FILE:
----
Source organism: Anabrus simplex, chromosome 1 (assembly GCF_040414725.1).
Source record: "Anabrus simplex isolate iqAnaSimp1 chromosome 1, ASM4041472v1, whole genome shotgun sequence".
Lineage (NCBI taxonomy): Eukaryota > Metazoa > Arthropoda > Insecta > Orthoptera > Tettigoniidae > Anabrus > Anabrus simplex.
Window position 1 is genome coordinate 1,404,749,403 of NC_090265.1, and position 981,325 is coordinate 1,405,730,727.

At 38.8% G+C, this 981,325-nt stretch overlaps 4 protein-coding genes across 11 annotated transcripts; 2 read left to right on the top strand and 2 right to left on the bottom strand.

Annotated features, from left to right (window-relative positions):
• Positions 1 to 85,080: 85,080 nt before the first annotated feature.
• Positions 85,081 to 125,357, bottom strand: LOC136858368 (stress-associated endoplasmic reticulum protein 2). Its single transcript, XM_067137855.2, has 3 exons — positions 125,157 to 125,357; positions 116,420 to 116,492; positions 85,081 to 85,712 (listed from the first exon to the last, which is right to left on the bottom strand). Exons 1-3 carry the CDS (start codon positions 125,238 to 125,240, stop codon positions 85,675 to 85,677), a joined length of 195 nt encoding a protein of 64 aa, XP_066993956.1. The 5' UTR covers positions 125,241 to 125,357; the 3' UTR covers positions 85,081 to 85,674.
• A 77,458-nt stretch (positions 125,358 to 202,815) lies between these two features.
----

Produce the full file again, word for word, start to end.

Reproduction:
Source organism: Anabrus simplex, chromosome 1 (assembly GCF_040414725.1).
Source record: "Anabrus simplex isolate iqAnaSimp1 chromosome 1, ASM4041472v1, whole genome shotgun sequence".
Lineage (NCBI taxonomy): Eukaryota > Metazoa > Arthropoda > Insecta > Orthoptera > Tettigoniidae > Anabrus > Anabrus simplex.
Window position 1 is genome coordinate 1,404,749,403 of NC_090265.1, and position 981,325 is coordinate 1,405,730,727.

At 38.8% G+C, this 981,325-nt stretch overlaps 4 protein-coding genes across 11 annotated transcripts; 2 read left to right on the top strand and 2 right to left on the bottom strand.

Annotated features, from left to right (window-relative positions):
• Positions 1 to 85,080: 85,080 nt before the first annotated feature.
• Positions 85,081 to 125,357, bottom strand: LOC136858368 (stress-associated endoplasmic reticulum protein 2). Its single transcript, XM_067137855.2, has 3 exons — positions 125,157 to 125,357; positions 116,420 to 116,492; positions 85,081 to 85,712 (listed from the first exon to the last, which is right to left on the bottom strand). Exons 1-3 carry the CDS (start codon positions 125,238 to 125,240, stop codon positions 85,675 to 85,677), a joined length of 195 nt encoding a protein of 64 aa, XP_066993956.1. The 5' UTR covers positions 125,241 to 125,357; the 3' UTR covers positions 85,081 to 85,674.
• A 77,458-nt stretch (positions 125,358 to 202,815) lies between these two features.